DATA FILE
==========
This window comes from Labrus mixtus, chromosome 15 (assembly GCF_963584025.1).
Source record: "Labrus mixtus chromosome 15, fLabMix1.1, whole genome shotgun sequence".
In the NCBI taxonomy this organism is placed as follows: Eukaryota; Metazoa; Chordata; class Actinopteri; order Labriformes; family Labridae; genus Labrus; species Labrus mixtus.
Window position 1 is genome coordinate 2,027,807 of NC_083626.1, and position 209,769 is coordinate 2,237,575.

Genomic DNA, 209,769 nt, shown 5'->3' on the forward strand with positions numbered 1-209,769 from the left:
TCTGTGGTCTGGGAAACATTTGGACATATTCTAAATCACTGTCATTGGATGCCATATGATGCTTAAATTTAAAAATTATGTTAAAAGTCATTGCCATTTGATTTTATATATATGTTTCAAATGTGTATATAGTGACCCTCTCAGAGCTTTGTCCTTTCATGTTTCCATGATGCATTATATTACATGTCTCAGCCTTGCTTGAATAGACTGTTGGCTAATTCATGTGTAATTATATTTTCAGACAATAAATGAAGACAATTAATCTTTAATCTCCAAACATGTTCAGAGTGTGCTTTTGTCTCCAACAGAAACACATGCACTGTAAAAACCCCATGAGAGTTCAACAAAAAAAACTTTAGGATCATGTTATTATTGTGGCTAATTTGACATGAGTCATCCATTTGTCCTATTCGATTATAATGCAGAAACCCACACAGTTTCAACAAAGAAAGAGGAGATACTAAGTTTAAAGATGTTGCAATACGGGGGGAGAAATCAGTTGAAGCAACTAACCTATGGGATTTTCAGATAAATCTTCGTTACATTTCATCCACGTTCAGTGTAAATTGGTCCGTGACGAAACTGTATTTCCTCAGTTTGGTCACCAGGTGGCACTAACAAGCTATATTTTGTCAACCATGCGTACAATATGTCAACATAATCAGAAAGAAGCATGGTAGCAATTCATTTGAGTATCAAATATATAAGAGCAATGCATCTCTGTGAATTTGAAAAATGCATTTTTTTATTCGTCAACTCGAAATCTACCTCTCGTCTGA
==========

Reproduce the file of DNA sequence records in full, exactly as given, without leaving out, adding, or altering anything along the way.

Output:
This window comes from Labrus mixtus, chromosome 15 (assembly GCF_963584025.1).
Source record: "Labrus mixtus chromosome 15, fLabMix1.1, whole genome shotgun sequence".
In the NCBI taxonomy this organism is placed as follows: Eukaryota; Metazoa; Chordata; class Actinopteri; order Labriformes; family Labridae; genus Labrus; species Labrus mixtus.
Window position 1 is genome coordinate 2,027,807 of NC_083626.1, and position 209,769 is coordinate 2,237,575.

Genomic DNA, 209,769 nt, shown 5'->3' on the forward strand with positions numbered 1-209,769 from the left:
TCTGTGGTCTGGGAAACATTTGGACATATTCTAAATCACTGTCATTGGATGCCATATGATGCTTAAATTTAAAAATTATGTTAAAAGTCATTGCCATTTGATTTTATATATATGTTTCAAATGTGTATATAGTGACCCTCTCAGAGCTTTGTCCTTTCATGTTTCCATGATGCATTATATTACATGTCTCAGCCTTGCTTGAATAGACTGTTGGCTAATTCATGTGTAATTATATTTTCAGACAATAAATGAAGACAATTAATCTTTAATCTCCAAACATGTTCAGAGTGTGCTTTTGTCTCCAACAGAAACACATGCACTGTAAAAACCCCATGAGAGTTCAACAAAAAAAACTTTAGGATCATGTTATTATTGTGGCTAATTTGACATGAGTCATCCATTTGTCCTATTCGATTATAATGCAGAAACCCACACAGTTTCAACAAAGAAAGAGGAGATACTAAGTTTAAAGATGTTGCAATACGGGGGGAGAAATCAGTTGAAGCAACTAACCTATGGGATTTTCAGATAAATCTTCGTTACATTTCATCCACGTTCAGTGTAAATTGGTCCGTGACGAAACTGTATTTCCTCAGTTTGGTCACCAGGTGGCACTAACAAGCTATATTTTGTCAACCATGCGTACAATATGTCAACATAATCAGAAAGAAGCATGGTAGCAATTCATTTGAGTATCAAATATATAAGAGCAATGCATCTCTGTGAATTTGAAAAATGCATTTTTTTATTCGTCAACTCGAAATCTACCTCTCGTCTGA